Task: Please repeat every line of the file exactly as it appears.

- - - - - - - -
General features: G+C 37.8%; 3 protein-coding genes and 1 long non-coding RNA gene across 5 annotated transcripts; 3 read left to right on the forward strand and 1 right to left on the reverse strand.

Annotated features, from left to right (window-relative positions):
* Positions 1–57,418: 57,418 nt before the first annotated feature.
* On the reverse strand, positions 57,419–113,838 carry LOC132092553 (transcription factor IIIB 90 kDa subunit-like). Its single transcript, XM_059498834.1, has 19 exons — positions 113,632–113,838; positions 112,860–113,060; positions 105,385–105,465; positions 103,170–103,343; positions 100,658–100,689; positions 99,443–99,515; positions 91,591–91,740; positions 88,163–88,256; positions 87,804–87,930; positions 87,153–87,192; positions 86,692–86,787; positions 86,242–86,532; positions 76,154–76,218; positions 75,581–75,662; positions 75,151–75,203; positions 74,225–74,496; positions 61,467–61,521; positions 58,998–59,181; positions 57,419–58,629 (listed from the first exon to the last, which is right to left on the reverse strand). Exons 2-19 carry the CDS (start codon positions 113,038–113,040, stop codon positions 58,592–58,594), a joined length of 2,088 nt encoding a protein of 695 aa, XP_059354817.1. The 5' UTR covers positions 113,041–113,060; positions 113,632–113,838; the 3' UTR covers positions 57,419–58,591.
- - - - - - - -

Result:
General features: G+C 37.8%; 3 protein-coding genes and 1 long non-coding RNA gene across 5 annotated transcripts; 3 read left to right on the forward strand and 1 right to left on the reverse strand.

Annotated features, from left to right (window-relative positions):
* Positions 1–57,418: 57,418 nt before the first annotated feature.
* On the reverse strand, positions 57,419–113,838 carry LOC132092553 (transcription factor IIIB 90 kDa subunit-like). Its single transcript, XM_059498834.1, has 19 exons — positions 113,632–113,838; positions 112,860–113,060; positions 105,385–105,465; positions 103,170–103,343; positions 100,658–100,689; positions 99,443–99,515; positions 91,591–91,740; positions 88,163–88,256; positions 87,804–87,930; positions 87,153–87,192; positions 86,692–86,787; positions 86,242–86,532; positions 76,154–76,218; positions 75,581–75,662; positions 75,151–75,203; positions 74,225–74,496; positions 61,467–61,521; positions 58,998–59,181; positions 57,419–58,629 (listed from the first exon to the last, which is right to left on the reverse strand). Exons 2-19 carry the CDS (start codon positions 113,038–113,040, stop codon positions 58,592–58,594), a joined length of 2,088 nt encoding a protein of 695 aa, XP_059354817.1. The 5' UTR covers positions 113,041–113,060; positions 113,632–113,838; the 3' UTR covers positions 57,419–58,591.